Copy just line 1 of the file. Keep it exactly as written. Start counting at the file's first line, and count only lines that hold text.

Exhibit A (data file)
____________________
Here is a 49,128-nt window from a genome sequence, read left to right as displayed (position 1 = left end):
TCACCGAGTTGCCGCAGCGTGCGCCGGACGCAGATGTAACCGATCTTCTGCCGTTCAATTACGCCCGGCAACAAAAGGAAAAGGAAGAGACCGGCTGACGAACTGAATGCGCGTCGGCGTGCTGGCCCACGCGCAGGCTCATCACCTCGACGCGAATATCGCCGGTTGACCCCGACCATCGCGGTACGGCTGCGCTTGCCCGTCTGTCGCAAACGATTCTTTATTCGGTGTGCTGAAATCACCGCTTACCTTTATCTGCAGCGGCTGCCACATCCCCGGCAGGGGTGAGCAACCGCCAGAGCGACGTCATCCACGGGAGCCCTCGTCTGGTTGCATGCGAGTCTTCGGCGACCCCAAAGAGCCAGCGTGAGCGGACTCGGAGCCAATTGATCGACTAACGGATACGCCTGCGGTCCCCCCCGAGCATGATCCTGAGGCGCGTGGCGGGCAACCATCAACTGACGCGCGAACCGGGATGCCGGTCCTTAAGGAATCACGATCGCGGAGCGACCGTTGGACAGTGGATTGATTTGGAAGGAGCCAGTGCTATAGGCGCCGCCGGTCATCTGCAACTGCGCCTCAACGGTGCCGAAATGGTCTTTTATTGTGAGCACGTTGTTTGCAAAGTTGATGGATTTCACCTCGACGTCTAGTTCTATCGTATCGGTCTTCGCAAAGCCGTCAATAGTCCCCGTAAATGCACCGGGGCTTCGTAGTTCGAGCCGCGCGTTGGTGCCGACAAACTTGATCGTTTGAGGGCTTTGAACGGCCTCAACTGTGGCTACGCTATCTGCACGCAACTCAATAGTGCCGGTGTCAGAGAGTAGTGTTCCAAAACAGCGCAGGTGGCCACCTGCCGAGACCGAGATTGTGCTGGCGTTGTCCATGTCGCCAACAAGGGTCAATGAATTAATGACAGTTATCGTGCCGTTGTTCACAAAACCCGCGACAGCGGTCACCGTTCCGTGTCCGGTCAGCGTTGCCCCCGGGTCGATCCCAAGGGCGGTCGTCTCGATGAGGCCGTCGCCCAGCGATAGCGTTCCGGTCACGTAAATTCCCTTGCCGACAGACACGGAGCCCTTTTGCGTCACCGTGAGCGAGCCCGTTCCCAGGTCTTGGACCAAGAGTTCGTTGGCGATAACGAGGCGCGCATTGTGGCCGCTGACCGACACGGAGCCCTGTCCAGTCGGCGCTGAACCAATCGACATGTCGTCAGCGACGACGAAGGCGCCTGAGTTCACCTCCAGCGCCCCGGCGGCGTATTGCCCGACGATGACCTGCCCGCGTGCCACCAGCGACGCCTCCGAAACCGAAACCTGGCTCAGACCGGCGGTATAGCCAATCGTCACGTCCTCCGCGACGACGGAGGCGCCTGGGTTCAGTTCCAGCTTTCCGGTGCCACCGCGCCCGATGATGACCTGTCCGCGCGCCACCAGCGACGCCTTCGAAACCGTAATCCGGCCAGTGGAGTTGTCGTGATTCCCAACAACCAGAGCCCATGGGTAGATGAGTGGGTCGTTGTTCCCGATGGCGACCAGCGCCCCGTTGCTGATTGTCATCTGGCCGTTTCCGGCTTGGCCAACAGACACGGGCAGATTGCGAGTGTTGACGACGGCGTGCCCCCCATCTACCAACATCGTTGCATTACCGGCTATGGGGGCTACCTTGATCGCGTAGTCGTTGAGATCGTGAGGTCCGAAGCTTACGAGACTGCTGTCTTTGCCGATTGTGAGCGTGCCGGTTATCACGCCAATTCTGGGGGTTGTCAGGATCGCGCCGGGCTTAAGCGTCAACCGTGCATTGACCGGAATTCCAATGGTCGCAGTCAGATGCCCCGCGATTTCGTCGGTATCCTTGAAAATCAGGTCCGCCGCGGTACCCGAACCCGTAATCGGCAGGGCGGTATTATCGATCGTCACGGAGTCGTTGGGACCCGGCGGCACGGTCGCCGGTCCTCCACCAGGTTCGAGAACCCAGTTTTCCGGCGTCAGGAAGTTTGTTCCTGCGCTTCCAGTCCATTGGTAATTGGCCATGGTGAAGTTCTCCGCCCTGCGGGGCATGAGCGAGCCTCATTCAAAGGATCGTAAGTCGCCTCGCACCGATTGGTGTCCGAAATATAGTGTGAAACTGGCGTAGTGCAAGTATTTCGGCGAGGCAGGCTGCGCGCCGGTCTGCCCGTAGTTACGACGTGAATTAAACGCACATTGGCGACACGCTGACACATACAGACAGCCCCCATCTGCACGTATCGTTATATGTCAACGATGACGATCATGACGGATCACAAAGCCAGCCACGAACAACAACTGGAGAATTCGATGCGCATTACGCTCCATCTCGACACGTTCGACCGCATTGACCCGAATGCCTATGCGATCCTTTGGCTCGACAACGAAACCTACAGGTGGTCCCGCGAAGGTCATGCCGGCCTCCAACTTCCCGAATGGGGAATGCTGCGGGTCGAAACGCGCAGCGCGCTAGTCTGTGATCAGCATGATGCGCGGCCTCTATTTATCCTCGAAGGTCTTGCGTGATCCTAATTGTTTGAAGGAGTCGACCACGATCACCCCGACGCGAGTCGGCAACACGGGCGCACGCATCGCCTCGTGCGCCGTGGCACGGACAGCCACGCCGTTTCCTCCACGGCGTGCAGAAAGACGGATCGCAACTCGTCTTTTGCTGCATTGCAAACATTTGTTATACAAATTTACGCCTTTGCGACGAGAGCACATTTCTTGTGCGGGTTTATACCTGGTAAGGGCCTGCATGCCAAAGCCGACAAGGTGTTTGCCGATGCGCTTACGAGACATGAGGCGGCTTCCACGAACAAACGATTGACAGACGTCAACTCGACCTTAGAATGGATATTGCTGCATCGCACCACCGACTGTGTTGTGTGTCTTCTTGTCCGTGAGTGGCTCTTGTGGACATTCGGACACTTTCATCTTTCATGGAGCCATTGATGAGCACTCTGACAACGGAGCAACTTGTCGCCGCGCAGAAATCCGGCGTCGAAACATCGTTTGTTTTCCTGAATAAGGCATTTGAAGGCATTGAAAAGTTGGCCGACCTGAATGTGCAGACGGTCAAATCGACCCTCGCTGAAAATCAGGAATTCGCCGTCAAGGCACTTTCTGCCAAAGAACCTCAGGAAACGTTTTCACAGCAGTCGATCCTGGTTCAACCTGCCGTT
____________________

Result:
Here is a 49,128-nt window from a genome sequence, read left to right as displayed (position 1 = left end):